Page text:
Partially based off the 1974 Three-Day Week measure implemented on January 1st to battle inflation and avoid an economic collapse in the UK, Corinna Faith’s things that go bump in the dark ghostly feature, “The Power,” pulls inspiration from the government versus trade union war political contest as a backdrop set for the Shudder exclusive release.  To briefly catch inform you, part of the plan was to have Britain’s private sector pay was capped and bonuses eliminated to cutoff high rate inflation, infuriating much of the coal mining industry who were responsible for a good percentage of fueling much of Britain’s energy at that time.  During the month of January 1974, nightly blackouts were issued for all commercial use to conserve coal stocks.  Inspired by this short-lived UK struggle, the 2021 English film became the sophomore written and directed project for Faith, but is chiefly her breakout film following the over a decade and half, father and son Irish drama, “Ashes,” released in 2005.  “The Power” has topical supremacy with a strong parallel of, as the title suggests, power and a delicate allegorical presence of women taking back control of their lives after being suppressed by wicked and disregarding men and their collaborators.  Conglomerating production companies are behind Corinna Faith’s “The Power,” including “Cargo’s” Head Gear Films and Kreo Films, the prolific British Film Institute, Stigma Films (“Double Date”), and Air Street Films.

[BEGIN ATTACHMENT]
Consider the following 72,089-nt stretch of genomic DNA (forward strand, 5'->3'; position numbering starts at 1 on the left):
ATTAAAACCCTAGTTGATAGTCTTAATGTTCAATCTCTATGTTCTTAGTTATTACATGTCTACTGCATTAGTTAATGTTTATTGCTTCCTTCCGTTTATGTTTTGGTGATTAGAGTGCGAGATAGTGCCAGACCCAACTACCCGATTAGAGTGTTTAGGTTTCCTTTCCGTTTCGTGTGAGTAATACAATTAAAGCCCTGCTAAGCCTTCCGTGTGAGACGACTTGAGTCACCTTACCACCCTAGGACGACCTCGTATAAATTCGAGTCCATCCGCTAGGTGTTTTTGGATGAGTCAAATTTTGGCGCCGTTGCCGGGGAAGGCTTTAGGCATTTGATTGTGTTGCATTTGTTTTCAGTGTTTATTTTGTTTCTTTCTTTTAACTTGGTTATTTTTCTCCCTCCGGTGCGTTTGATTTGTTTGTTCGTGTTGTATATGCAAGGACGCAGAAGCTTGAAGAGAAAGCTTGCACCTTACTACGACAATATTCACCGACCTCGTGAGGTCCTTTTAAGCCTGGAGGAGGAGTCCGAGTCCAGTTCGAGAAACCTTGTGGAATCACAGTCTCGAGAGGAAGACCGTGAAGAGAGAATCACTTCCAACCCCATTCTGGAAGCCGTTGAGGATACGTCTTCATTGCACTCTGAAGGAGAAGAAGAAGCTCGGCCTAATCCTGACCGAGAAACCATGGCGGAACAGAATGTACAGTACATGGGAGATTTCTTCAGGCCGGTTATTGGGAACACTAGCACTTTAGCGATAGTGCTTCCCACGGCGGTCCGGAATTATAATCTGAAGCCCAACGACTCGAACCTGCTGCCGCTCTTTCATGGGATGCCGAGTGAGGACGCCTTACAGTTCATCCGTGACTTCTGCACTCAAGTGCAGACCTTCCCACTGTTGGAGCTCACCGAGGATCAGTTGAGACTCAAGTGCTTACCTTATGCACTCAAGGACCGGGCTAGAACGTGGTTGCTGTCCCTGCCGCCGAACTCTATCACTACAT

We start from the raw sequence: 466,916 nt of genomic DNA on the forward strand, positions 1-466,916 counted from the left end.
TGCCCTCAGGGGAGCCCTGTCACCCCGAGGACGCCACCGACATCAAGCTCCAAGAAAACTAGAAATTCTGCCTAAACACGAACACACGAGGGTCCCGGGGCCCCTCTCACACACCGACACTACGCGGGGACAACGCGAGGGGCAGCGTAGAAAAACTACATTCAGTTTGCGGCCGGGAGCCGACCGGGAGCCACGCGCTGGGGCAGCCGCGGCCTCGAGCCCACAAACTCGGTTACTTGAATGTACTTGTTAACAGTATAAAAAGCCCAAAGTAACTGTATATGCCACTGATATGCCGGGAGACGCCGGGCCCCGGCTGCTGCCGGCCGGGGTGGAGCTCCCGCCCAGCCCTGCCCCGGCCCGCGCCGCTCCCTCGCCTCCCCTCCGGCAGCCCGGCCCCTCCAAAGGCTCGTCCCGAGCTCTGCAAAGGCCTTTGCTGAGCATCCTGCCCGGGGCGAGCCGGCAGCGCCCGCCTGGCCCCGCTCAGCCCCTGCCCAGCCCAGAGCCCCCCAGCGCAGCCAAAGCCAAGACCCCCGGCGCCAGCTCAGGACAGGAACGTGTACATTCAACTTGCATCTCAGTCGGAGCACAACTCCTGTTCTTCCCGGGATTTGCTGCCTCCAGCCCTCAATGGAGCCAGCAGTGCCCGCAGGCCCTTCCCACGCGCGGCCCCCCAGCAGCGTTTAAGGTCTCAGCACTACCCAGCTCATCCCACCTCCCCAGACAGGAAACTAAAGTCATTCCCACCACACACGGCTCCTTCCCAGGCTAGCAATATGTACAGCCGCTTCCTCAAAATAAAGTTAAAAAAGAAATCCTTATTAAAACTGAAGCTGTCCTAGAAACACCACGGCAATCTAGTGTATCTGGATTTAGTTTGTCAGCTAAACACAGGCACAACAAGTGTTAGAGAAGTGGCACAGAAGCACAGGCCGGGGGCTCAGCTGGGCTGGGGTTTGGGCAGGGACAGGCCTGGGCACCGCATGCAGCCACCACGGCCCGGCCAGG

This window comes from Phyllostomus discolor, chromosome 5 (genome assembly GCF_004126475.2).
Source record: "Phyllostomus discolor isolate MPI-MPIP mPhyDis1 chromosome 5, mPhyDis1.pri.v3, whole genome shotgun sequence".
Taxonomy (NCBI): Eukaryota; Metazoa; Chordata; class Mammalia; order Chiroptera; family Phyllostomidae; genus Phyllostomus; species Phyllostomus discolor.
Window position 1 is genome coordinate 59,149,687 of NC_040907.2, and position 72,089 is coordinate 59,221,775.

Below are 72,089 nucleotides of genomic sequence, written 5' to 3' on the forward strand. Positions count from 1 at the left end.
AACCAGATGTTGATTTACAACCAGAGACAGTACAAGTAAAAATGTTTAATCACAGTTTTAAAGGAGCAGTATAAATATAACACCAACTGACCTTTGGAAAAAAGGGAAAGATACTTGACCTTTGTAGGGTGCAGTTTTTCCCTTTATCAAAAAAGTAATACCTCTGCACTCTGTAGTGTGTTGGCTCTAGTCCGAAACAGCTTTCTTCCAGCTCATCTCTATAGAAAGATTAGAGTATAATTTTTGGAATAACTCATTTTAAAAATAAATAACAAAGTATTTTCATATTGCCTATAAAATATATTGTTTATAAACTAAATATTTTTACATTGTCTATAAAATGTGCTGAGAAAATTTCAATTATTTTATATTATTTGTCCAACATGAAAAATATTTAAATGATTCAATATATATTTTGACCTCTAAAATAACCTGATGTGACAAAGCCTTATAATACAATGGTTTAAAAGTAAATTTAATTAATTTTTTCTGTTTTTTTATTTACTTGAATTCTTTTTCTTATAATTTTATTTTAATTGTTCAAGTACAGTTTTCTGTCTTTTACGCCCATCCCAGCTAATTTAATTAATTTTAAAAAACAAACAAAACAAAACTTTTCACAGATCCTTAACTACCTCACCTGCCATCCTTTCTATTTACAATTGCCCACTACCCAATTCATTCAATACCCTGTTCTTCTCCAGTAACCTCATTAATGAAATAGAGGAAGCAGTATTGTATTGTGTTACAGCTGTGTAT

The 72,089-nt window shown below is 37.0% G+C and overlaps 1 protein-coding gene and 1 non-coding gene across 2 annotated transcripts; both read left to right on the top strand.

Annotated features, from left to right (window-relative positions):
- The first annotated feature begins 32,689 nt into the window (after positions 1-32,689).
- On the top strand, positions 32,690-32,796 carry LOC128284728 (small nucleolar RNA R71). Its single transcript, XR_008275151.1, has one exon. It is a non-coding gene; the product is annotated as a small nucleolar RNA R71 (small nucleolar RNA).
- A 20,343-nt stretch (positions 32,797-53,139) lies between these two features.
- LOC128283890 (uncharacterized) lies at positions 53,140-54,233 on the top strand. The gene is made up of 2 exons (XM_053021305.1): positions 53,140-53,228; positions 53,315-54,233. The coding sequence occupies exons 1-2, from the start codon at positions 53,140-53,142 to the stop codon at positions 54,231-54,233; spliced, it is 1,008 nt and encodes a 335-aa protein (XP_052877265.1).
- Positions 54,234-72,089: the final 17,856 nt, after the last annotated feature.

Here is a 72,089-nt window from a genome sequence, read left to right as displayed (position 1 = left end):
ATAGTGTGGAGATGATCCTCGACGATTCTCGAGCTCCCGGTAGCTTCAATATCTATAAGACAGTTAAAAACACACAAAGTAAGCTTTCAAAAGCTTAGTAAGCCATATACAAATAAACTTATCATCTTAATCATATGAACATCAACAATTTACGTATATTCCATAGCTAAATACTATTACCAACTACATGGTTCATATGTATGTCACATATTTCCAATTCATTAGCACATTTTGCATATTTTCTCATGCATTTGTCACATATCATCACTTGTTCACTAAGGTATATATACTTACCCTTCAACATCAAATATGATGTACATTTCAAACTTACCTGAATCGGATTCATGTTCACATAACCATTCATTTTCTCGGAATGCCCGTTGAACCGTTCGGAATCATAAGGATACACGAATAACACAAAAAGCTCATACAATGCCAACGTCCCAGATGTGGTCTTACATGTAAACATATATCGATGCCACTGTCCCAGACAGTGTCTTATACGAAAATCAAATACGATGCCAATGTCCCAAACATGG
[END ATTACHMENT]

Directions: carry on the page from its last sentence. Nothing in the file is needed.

Starring in her first lead role, Rose Williams plays the mild-mannered and meek young nurse, Val, with an enigmatic and subversive past that has seemingly caused some controversary at a private school.  Williams turns on the docile humility, laying on thick Val’s readiness to submit to any command without contest despite the young nurses visible cues of uneasiness and bumbling hesitation.  Val’s qualities purposefully pose her mindset molded by a system she has shunned her for an unspeakable act that’s skirted around persistently throughout the story.  Faith really puts emphasis on having Val feeling extremely isolated and alone in the old, dark hospital with antagonist characters who some are familiar with Val and others who are new faces to the young nurse, but still exude an uncomfortable impression, such as the strict matron nurse (Diveen Henry, “Black Mirror”) and bizarrely skeevy maintenance man Neville (Theo Barklem-Biggs, “Make Up”).  Even a familiar face in fellow nurse Babs (Emma Rigby, “Demons Never Die”) strives to make her not forget about her unpleasant past.  Only in foreigner child, a patient named Saba, an introductory performance by Shakira Rahman, Val discovers a kindred spirit of an equally alone and frightened prisoner of the hospital.  For the two sole apprehensive souls, I really couldn’t pinpoint the trembling fear in their eyes or understand how they’re not crippled by the immense inky blackness that seems to engulf everything and everyone with an enshrouding sinister presence.  Gbemisola Ikumelo, Charlie Carrick, Sarah Hoare, and Clara Read make up the remaining cast.